Friday night produced no real winners.
If you were on Twitter or Facebook or read any columns that sprouted up late Friday night, you might be fooled into thinking someone won when the news broke about the verdict for Jerry Sandusky.
The jury found Sandusky guilty on 45 of 48 counts for abusing and sexually assaulting 10 children over 15 years. He will spend the rest of his life behind prison walls serving a sentence that will be a minimum of 60 years and a maximum of 442 years.
It seems that jury members did a good job at looking at the evidence, rehashing it and then reaching a verdict. They took their charge seriously, deliberating for 20 hours over two days, and didn't just vote quickly to follow the mob mentality.
Their guilty verdict means Sandusky will not be allowed to hurt any more kids, but the verdict didn't produce a winner. It can't magically restore those victims' childhood innocence or heal their mental and physical scars.
This verdict doesn't mean the families of Sandusky's victims are made whole again. And it doesn't erase the biggest mistake in Joe Paterno's life, a mistake which may forever tarnish the good he did.
Finding Sandusky guilty does not absolve those at Penn State or those at the Second Mile, Sandusky's charity, who knew about Sandusky's predilections but didn't act to stop him. A guilty verdict won't ease the guilt of Penn State athletes who thought they were giving back to their community when they volunteered to work with kids at the Second Mile but may have unknowingly helped a child predator find his victims.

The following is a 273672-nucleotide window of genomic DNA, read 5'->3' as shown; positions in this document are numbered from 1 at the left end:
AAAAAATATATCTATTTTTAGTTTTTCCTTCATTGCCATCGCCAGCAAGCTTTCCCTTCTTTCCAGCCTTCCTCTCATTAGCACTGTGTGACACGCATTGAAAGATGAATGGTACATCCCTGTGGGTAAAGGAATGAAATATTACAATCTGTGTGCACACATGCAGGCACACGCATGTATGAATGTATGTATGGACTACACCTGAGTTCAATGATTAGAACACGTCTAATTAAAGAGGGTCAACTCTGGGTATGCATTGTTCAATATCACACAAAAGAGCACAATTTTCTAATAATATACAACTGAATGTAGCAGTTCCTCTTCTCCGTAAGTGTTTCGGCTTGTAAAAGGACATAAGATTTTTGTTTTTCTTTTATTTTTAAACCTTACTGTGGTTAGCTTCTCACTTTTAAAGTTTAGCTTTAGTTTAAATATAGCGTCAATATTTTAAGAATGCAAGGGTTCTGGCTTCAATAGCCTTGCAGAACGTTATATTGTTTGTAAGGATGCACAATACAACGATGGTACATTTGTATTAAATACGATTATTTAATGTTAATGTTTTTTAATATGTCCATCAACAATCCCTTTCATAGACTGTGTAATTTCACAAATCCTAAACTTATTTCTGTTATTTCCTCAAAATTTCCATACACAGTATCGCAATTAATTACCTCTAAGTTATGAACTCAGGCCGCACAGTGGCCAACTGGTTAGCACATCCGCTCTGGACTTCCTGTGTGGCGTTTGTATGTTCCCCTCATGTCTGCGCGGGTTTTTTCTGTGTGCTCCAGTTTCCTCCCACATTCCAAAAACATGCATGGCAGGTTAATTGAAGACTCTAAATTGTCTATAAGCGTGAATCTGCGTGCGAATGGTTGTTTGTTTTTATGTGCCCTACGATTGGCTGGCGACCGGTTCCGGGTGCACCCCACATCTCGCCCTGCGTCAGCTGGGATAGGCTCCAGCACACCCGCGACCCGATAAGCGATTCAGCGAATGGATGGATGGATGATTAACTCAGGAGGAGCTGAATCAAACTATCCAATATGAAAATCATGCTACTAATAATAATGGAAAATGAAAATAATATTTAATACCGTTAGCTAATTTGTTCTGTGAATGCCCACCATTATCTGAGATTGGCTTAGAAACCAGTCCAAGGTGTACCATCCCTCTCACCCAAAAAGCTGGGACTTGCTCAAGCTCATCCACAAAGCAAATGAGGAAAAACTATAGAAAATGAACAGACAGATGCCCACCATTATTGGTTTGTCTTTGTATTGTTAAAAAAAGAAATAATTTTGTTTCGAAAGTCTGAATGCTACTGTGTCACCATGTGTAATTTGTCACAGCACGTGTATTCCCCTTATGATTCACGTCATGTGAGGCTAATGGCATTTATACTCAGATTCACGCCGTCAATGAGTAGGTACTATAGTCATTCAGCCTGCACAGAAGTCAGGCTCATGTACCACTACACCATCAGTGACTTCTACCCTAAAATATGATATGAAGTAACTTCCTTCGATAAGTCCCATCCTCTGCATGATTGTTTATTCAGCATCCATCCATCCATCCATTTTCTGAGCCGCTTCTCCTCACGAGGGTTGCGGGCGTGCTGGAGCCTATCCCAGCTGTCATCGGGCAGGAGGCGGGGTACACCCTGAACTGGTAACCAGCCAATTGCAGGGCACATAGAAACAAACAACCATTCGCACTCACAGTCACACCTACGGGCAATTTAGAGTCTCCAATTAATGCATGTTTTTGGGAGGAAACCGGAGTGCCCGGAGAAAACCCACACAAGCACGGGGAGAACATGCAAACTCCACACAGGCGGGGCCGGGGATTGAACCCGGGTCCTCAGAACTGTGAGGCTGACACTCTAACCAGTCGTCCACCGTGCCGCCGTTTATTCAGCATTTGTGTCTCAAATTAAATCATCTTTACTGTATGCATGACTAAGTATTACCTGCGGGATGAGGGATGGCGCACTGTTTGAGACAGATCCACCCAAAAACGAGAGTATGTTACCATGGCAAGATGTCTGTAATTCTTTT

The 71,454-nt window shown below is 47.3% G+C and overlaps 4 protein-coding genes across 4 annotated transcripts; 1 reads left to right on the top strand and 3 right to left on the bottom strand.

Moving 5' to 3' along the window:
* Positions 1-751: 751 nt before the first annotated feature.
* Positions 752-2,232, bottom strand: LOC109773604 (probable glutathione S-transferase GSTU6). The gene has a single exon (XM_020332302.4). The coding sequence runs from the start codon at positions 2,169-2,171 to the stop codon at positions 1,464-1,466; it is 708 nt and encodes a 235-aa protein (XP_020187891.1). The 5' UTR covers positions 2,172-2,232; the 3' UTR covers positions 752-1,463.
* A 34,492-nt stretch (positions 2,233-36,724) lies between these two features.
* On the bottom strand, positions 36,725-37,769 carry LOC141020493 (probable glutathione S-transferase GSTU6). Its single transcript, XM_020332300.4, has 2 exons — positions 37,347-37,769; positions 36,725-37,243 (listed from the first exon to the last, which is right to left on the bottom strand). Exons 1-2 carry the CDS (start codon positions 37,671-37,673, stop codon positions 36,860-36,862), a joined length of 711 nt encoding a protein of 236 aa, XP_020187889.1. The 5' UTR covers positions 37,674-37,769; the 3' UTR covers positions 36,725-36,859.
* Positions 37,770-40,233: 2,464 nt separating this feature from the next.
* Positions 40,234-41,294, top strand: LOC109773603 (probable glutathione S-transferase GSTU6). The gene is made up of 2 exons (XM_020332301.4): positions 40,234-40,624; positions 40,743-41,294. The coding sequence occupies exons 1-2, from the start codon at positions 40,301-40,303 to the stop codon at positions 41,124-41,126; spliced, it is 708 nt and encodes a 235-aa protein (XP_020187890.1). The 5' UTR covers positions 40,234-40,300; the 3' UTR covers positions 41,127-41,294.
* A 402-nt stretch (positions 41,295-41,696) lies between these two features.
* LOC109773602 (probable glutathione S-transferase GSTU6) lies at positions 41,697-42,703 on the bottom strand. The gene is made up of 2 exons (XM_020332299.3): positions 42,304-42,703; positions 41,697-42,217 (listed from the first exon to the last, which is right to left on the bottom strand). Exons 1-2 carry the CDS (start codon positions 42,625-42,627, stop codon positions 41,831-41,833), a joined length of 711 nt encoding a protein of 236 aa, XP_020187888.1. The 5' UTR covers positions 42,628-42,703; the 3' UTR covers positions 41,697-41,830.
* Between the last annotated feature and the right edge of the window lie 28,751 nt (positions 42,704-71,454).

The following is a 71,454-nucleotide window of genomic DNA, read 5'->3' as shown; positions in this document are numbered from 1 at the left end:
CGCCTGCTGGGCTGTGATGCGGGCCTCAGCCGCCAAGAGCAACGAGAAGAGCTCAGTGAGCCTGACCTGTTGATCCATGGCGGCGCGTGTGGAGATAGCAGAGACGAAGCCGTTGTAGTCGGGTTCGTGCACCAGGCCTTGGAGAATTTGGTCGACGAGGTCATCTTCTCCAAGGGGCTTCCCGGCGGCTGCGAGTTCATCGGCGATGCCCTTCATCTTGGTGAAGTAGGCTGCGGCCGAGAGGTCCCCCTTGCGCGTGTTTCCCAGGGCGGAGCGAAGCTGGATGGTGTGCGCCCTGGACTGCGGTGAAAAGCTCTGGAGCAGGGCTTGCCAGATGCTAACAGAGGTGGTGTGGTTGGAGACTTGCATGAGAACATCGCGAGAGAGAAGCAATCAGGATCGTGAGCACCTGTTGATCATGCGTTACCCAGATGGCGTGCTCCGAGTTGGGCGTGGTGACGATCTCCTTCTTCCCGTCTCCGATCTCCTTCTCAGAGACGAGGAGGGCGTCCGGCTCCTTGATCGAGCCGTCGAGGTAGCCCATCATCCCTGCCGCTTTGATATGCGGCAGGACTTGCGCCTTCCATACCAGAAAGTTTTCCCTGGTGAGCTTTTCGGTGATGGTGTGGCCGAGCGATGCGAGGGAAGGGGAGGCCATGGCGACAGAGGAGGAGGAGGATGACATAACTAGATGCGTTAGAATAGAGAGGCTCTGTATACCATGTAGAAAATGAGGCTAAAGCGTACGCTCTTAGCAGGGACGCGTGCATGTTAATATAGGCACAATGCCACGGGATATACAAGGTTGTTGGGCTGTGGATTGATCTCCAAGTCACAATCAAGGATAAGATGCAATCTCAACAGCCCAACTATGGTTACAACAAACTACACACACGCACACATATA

Only one way exists for this verdict to be a victory for any party, and that way is if we learn from this tragic tale and thentake action.
Instead of running away when we see a child being abused, we need to fight, yell, scream and do everything in our power to make the abuse stop, right then and there.
Instead of covering up abuse and hiding it in the dark, we need to shed light on abuse and take the accusations seriously—no matter how powerful or popular the person being accused may be.
Instead of blaming victims and making them feel that their abuse is their fault, we need to give them the strength and support to have them come forward and tell their stories.
In the verdict of Jerry Sandusky, right now there are no winners. With any luck, Sandusky's victims may find some sense of closure and have a chance to begin their healing.
No, this guilty verdict is just another step in a long and tragic tale.
Follow Bryan Flynn at http://www.jfpsports.com, Facebook and @fpsports.